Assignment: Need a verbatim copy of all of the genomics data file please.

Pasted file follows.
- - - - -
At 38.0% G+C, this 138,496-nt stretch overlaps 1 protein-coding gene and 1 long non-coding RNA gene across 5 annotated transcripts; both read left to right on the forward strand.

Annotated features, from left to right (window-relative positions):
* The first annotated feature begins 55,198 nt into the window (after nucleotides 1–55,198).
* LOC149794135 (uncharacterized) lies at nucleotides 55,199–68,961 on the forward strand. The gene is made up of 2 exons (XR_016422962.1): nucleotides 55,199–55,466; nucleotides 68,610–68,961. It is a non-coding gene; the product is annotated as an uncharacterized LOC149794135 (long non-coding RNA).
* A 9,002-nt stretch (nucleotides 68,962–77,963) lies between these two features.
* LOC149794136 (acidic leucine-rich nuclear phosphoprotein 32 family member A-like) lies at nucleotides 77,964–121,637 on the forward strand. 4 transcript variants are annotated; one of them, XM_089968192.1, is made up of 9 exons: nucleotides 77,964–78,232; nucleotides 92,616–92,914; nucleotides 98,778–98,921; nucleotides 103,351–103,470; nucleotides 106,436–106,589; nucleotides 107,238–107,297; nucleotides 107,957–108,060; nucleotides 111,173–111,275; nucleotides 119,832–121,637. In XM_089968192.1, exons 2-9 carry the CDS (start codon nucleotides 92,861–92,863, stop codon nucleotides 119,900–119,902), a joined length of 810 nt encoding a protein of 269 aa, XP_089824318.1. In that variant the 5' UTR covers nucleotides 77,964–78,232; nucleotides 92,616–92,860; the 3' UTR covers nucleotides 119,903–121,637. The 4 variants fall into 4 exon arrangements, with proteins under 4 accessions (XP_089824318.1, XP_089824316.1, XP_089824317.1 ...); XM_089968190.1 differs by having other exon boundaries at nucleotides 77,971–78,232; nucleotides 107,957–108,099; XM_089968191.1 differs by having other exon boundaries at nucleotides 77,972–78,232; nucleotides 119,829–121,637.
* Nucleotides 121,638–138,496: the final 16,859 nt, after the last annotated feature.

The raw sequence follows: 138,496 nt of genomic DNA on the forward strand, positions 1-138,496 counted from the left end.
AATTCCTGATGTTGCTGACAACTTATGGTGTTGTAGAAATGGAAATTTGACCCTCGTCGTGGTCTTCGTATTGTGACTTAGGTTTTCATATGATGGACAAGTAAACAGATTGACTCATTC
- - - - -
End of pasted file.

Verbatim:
At 38.0% G+C, this 138,496-nt stretch overlaps 1 protein-coding gene and 1 long non-coding RNA gene across 5 annotated transcripts; both read left to right on the forward strand.

Annotated features, from left to right (window-relative positions):
* The first annotated feature begins 55,198 nt into the window (after nucleotides 1–55,198).
* LOC149794135 (uncharacterized) lies at nucleotides 55,199–68,961 on the forward strand. The gene is made up of 2 exons (XR_016422962.1): nucleotides 55,199–55,466; nucleotides 68,610–68,961. It is a non-coding gene; the product is annotated as an uncharacterized LOC149794135 (long non-coding RNA).
* A 9,002-nt stretch (nucleotides 68,962–77,963) lies between these two features.
* LOC149794136 (acidic leucine-rich nuclear phosphoprotein 32 family member A-like) lies at nucleotides 77,964–121,637 on the forward strand. 4 transcript variants are annotated; one of them, XM_089968192.1, is made up of 9 exons: nucleotides 77,964–78,232; nucleotides 92,616–92,914; nucleotides 98,778–98,921; nucleotides 103,351–103,470; nucleotides 106,436–106,589; nucleotides 107,238–107,297; nucleotides 107,957–108,060; nucleotides 111,173–111,275; nucleotides 119,832–121,637. In XM_089968192.1, exons 2-9 carry the CDS (start codon nucleotides 92,861–92,863, stop codon nucleotides 119,900–119,902), a joined length of 810 nt encoding a protein of 269 aa, XP_089824318.1. In that variant the 5' UTR covers nucleotides 77,964–78,232; nucleotides 92,616–92,860; the 3' UTR covers nucleotides 119,903–121,637. The 4 variants fall into 4 exon arrangements, with proteins under 4 accessions (XP_089824318.1, XP_089824316.1, XP_089824317.1 ...); XM_089968190.1 differs by having other exon boundaries at nucleotides 77,971–78,232; nucleotides 107,957–108,099; XM_089968191.1 differs by having other exon boundaries at nucleotides 77,972–78,232; nucleotides 119,829–121,637.
* Nucleotides 121,638–138,496: the final 16,859 nt, after the last annotated feature.

The raw sequence follows: 138,496 nt of genomic DNA on the forward strand, positions 1-138,496 counted from the left end.
AATTCCTGATGTTGCTGACAACTTATGGTGTTGTAGAAATGGAAATTTGACCCTCGTCGTGGTCTTCGTATTGTGACTTAGGTTTTCATATGATGGACAAGTAAACAGATTGACTCATTC